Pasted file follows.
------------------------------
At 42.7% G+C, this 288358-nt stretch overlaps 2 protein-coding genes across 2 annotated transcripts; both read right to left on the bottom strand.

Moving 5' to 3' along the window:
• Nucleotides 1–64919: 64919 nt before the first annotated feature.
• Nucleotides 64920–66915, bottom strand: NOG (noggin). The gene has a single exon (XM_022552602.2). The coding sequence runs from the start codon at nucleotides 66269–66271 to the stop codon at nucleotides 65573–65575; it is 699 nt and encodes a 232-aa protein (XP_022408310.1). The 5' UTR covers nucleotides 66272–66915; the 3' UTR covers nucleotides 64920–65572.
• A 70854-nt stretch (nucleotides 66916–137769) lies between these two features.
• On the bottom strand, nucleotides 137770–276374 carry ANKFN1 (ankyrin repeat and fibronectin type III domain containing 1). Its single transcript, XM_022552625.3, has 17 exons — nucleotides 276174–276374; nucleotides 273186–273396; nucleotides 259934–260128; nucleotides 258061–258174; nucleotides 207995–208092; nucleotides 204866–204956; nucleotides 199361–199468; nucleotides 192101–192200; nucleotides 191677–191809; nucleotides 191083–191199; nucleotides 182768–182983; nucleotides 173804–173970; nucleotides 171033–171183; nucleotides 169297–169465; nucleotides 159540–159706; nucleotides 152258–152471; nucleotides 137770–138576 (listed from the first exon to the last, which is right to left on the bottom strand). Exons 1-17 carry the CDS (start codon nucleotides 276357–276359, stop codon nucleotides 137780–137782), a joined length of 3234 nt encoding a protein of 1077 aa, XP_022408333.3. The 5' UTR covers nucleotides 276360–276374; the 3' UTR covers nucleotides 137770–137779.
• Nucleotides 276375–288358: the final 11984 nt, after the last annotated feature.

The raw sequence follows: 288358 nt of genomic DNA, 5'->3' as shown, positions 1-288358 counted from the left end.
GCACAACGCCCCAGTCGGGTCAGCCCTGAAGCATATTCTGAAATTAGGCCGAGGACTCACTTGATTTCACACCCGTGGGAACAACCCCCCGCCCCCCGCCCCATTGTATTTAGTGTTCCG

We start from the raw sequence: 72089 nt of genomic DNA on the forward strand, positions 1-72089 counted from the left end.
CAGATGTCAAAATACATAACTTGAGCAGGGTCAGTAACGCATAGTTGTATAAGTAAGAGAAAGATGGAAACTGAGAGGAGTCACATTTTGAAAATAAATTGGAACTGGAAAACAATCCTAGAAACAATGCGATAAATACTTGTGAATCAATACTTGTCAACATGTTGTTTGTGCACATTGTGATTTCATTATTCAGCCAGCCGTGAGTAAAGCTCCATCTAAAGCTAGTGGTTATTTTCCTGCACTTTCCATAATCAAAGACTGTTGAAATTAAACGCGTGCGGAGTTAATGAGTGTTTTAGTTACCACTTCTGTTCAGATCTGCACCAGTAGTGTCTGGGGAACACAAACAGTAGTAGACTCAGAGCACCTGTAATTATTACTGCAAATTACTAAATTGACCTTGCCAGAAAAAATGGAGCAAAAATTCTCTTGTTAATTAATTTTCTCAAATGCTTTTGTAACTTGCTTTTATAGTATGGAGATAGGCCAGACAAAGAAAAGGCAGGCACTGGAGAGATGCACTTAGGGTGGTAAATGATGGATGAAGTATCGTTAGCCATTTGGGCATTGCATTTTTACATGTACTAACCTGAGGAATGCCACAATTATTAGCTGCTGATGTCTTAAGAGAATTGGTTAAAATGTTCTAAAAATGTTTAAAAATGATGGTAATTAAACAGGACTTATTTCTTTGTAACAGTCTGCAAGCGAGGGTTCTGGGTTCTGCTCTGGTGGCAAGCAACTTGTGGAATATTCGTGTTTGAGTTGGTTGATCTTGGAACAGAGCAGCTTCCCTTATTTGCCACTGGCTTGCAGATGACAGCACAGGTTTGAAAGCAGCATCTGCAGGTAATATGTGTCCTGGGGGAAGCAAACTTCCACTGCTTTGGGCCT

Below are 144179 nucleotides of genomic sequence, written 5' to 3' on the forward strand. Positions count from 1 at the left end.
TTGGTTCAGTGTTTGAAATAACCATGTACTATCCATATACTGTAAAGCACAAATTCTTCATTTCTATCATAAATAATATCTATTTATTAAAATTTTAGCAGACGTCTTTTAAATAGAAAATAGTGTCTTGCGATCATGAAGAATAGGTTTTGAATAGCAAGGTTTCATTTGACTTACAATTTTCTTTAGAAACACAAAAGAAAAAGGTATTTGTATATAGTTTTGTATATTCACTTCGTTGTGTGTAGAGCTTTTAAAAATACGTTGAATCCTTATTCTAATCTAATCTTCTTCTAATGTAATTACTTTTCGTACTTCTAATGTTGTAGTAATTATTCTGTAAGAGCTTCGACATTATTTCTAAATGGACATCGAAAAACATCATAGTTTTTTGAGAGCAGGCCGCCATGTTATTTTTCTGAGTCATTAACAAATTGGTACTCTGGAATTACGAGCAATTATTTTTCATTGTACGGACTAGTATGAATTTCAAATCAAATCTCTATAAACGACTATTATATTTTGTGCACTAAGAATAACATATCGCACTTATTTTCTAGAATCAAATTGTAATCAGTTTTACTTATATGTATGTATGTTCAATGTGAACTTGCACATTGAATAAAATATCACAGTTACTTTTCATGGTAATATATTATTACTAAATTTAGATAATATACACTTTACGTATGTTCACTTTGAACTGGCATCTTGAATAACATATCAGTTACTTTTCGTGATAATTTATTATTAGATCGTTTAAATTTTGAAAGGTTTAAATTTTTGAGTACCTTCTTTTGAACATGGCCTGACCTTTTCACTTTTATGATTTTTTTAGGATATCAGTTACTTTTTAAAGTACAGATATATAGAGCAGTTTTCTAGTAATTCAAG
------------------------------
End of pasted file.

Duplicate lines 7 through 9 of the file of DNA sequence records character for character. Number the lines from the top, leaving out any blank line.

• Nucleotides 276375–288358: the final 11984 nt, after the last annotated feature.

The raw sequence follows: 288358 nt of genomic DNA, 5'->3' as shown, positions 1-288358 counted from the left end.
GCACAACGCCCCAGTCGGGTCAGCCCTGAAGCATATTCTGAAATTAGGCCGAGGACTCACTTGATTTCACACCCGTGGGAACAACCCCCCGCCCCCCGCCCCATTGTATTTAGTGTTCCG